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Individual Attitudes Towards Skilled Migration: An Empirical Analysis Across Countries

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  • Giovanni Facchini
  • Anna Maria Mayda

Abstract

It is commonly argued that skilled immigration benefits the destination country through several channels. Yet, only a small group of countries reports to have policies in place aimed at increasing the intake of skilled immigrants. Why? In this paper we analyze the factors that affect a direct measure of individual attitudes towards skilled migration, focusing on two main channels: the labor market and the welfare state. We find that more educated natives are less likely to favor skilled immigration - consistent with the labor-market channel - while richer people are more likely to do so - in accordance with the welfare state channel under the tax adjustment model. Our findings thus suggest that the labor market competition threat perceived by skilled natives in the host countries might be driving the observed cautious policies.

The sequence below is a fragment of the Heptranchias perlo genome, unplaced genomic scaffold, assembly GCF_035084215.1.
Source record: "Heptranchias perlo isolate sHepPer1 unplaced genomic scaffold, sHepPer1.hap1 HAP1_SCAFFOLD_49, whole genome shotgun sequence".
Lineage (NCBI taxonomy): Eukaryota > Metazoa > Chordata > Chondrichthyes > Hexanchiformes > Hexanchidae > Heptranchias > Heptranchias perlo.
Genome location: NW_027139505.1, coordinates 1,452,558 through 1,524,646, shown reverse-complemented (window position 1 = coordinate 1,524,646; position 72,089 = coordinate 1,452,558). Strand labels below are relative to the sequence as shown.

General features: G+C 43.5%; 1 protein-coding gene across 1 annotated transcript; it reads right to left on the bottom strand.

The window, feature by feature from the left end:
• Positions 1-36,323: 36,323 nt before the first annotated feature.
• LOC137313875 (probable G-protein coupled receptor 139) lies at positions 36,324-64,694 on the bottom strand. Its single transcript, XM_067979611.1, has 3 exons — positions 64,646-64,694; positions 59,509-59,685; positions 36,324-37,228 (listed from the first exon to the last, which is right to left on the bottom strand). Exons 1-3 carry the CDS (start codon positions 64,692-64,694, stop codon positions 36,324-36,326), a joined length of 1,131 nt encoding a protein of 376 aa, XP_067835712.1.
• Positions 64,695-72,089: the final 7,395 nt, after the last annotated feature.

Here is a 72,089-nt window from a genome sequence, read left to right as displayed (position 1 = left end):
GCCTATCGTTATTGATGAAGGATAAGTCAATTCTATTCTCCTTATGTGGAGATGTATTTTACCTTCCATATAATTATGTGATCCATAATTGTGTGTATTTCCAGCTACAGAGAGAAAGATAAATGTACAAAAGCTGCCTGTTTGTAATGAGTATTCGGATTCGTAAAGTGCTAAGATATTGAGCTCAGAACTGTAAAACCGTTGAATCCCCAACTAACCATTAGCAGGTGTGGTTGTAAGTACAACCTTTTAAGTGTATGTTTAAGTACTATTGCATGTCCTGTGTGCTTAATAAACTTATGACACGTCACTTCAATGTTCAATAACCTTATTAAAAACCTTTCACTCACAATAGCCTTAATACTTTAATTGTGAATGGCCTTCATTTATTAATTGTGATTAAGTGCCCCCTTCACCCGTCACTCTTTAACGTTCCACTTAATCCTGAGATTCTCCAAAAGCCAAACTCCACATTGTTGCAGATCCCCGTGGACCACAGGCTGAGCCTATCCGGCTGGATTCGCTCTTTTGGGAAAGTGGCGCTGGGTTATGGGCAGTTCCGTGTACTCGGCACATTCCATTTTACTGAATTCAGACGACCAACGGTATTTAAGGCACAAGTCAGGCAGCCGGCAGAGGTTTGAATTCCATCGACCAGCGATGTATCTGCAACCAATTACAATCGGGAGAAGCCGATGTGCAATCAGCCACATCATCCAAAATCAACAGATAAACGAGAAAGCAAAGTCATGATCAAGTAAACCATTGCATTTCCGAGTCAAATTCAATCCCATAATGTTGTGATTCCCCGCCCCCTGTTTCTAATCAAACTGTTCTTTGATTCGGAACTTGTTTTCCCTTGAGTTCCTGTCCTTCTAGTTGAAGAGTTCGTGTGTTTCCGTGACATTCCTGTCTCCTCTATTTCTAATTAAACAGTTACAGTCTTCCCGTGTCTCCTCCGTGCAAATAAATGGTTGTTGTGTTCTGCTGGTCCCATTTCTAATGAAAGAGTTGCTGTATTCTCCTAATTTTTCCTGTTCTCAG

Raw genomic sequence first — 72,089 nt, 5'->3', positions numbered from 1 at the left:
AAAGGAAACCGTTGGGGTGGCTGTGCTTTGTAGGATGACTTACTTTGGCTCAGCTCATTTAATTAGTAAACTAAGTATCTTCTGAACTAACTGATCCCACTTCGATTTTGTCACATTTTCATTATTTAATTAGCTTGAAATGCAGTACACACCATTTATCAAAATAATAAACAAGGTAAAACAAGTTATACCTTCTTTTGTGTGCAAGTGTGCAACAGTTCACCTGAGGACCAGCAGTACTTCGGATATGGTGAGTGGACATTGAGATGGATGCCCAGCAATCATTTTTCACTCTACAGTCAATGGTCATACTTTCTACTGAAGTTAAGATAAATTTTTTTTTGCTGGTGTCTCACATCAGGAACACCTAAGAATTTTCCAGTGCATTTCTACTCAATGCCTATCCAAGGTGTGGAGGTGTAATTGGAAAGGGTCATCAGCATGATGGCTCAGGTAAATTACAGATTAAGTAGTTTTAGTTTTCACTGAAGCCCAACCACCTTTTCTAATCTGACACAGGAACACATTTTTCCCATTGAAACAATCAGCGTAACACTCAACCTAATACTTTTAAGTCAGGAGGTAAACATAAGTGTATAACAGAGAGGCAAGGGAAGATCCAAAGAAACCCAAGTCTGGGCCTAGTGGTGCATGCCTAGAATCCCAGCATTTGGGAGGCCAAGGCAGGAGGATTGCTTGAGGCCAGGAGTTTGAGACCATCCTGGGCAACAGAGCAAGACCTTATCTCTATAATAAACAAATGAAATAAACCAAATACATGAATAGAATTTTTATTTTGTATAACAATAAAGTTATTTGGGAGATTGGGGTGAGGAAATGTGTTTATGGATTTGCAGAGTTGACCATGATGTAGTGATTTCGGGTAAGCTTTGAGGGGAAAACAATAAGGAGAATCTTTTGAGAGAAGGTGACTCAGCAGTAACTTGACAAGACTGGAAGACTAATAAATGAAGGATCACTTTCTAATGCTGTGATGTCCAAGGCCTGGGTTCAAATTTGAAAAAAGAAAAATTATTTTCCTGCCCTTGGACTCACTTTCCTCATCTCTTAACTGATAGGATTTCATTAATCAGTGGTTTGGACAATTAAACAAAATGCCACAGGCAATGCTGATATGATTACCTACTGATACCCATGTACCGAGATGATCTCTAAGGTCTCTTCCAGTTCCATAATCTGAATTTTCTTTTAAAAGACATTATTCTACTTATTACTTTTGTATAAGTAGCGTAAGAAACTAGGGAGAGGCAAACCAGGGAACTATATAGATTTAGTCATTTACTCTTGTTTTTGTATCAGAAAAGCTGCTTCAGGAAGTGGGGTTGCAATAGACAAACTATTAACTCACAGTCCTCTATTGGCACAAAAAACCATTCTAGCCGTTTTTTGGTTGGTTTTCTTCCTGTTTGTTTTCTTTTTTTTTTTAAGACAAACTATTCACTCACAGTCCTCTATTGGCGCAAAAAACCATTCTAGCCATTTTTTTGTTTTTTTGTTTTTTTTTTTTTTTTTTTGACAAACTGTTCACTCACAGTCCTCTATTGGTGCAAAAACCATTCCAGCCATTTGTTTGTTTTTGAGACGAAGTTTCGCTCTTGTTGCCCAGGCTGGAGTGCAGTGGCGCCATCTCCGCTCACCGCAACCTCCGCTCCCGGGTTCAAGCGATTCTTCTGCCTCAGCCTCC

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Suggested Citation

  • Giovanni Facchini & Anna Maria Mayda, 2012. "Individual Attitudes Towards Skilled Migration: An Empirical Analysis Across Countries," The World Economy, Wiley Blackwell, vol. 35(2), pages 183-196, February.
  • Handle: RePEc:bla:worlde:v:35:y:2012:i:2:p:183-196
    DOI: j.1467-9701.2011.01427.x
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    More about this item

    JEL classification:

    • F22 - International Economics - - International Factor Movements and International Business - - - International Migration
    • J61 - Labor and Demographic Economics - - Mobility, Unemployment, Vacancies, and Immigrant Workers - - - Geographic Labor Mobility; Immigrant Workers

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